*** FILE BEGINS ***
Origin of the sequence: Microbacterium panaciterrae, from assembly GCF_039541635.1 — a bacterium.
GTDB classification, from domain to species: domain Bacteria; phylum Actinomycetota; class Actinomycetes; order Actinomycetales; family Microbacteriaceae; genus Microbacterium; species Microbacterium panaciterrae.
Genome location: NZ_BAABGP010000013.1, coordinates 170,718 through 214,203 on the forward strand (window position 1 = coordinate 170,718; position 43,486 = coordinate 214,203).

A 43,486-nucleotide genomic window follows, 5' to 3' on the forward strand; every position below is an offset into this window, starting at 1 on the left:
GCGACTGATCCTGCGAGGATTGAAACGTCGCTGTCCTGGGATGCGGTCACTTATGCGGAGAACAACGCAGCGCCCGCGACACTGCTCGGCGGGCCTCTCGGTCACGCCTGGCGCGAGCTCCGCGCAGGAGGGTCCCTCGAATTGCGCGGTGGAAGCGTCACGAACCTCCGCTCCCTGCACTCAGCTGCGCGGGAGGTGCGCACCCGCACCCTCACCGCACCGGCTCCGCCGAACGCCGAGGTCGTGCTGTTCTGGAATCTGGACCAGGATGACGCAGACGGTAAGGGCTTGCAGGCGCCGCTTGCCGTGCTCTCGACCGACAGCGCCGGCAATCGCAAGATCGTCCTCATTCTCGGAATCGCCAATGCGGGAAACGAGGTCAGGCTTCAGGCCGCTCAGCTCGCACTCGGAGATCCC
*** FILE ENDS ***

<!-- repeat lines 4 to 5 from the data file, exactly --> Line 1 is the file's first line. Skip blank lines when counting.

A 43,486-nucleotide genomic window follows, 5' to 3' on the forward strand; every position below is an offset into this window, starting at 1 on the left:
GCGACTGATCCTGCGAGGATTGAAACGTCGCTGTCCTGGGATGCGGTCACTTATGCGGAGAACAACGCAGCGCCCGCGACACTGCTCGGCGGGCCTCTCGGTCACGCCTGGCGCGAGCTCCGCGCAGGAGGGTCCCTCGAATTGCGCGGTGGAAGCGTCACGAACCTCCGCTCCCTGCACTCAGCTGCGCGGGAGGTGCGCACCCGCACCCTCACCGCACCGGCTCCGCCGAACGCCGAGGTCGTGCTGTTCTGGAATCTGGACCAGGATGACGCAGACGGTAAGGGCTTGCAGGCGCCGCTTGCCGTGCTCTCGACCGACAGCGCCGGCAATCGCAAGATCGTCCTCATTCTCGGAATCGCCAATGCGGGAAACGAGGTCAGGCTTCAGGCCGCTCAGCTCGCACTCGGAGATCCC